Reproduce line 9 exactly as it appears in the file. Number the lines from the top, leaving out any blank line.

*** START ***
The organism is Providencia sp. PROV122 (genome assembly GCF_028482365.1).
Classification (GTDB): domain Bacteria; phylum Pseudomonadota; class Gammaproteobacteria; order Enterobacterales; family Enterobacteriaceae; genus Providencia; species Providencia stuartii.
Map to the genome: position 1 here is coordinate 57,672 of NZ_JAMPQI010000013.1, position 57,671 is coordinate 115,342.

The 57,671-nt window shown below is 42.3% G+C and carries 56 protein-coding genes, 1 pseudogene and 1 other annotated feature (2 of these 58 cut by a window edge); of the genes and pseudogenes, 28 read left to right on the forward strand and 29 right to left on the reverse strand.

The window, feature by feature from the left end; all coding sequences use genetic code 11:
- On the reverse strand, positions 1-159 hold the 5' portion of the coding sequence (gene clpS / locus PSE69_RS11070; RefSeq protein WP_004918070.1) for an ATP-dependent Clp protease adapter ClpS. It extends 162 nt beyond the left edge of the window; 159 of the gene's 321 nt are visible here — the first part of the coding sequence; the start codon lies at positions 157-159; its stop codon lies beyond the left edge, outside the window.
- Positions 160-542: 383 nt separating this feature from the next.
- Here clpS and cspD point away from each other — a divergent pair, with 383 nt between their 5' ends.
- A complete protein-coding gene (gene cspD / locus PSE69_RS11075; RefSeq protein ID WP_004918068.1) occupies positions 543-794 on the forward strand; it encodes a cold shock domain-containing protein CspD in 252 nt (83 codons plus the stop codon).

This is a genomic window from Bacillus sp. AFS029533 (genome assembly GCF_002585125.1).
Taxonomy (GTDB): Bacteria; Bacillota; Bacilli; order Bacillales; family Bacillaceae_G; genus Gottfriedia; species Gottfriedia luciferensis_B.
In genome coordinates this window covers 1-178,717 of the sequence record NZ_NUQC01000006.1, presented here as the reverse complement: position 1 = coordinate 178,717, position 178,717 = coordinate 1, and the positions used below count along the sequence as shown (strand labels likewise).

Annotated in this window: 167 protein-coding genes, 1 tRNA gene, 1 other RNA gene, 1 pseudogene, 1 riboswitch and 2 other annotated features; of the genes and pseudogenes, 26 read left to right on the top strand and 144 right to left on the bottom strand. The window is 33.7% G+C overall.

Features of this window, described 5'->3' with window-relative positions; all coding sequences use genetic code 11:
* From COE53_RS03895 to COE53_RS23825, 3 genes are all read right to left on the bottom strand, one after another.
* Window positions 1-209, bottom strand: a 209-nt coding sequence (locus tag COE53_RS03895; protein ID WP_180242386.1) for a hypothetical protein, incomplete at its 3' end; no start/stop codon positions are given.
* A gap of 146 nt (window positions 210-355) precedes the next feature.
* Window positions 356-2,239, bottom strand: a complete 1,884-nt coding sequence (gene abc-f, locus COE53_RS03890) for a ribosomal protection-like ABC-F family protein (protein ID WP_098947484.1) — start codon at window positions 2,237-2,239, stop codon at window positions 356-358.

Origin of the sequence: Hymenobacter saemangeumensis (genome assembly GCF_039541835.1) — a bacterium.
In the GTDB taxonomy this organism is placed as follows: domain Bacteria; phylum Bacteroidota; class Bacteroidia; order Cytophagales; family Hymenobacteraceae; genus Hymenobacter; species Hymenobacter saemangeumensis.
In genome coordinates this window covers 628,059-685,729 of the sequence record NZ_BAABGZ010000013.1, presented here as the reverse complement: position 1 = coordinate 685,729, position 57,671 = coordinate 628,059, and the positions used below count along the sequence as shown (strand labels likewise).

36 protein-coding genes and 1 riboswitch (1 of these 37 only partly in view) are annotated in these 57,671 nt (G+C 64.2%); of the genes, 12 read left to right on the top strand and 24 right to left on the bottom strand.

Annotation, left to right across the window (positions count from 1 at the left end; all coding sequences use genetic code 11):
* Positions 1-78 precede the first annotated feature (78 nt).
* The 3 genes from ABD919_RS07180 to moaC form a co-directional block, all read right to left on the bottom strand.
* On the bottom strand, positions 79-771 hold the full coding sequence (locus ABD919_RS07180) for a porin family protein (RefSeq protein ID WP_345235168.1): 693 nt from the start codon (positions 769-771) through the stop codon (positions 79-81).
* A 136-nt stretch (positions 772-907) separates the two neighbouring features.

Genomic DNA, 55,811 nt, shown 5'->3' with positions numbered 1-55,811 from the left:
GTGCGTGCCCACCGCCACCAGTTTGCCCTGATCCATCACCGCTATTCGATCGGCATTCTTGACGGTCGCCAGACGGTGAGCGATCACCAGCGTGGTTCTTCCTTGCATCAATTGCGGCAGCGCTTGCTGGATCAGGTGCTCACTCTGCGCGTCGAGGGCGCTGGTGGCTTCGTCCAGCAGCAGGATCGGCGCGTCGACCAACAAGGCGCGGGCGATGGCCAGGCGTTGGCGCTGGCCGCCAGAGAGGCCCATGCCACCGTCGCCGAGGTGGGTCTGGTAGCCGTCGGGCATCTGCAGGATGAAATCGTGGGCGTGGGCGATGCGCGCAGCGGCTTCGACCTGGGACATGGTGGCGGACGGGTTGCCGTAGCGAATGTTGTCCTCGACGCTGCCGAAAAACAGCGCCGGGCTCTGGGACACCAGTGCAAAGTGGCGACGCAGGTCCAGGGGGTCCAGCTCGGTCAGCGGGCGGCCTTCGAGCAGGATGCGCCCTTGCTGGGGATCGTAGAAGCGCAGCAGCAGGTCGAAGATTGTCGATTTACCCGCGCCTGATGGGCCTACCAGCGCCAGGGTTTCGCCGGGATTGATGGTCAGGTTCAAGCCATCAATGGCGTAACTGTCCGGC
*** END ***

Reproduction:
- A complete protein-coding gene (gene cspD / locus PSE69_RS11075; RefSeq protein ID WP_004918068.1) occupies positions 543-794 on the forward strand; it encodes a cold shock domain-containing protein CspD in 252 nt (83 codons plus the stop codon).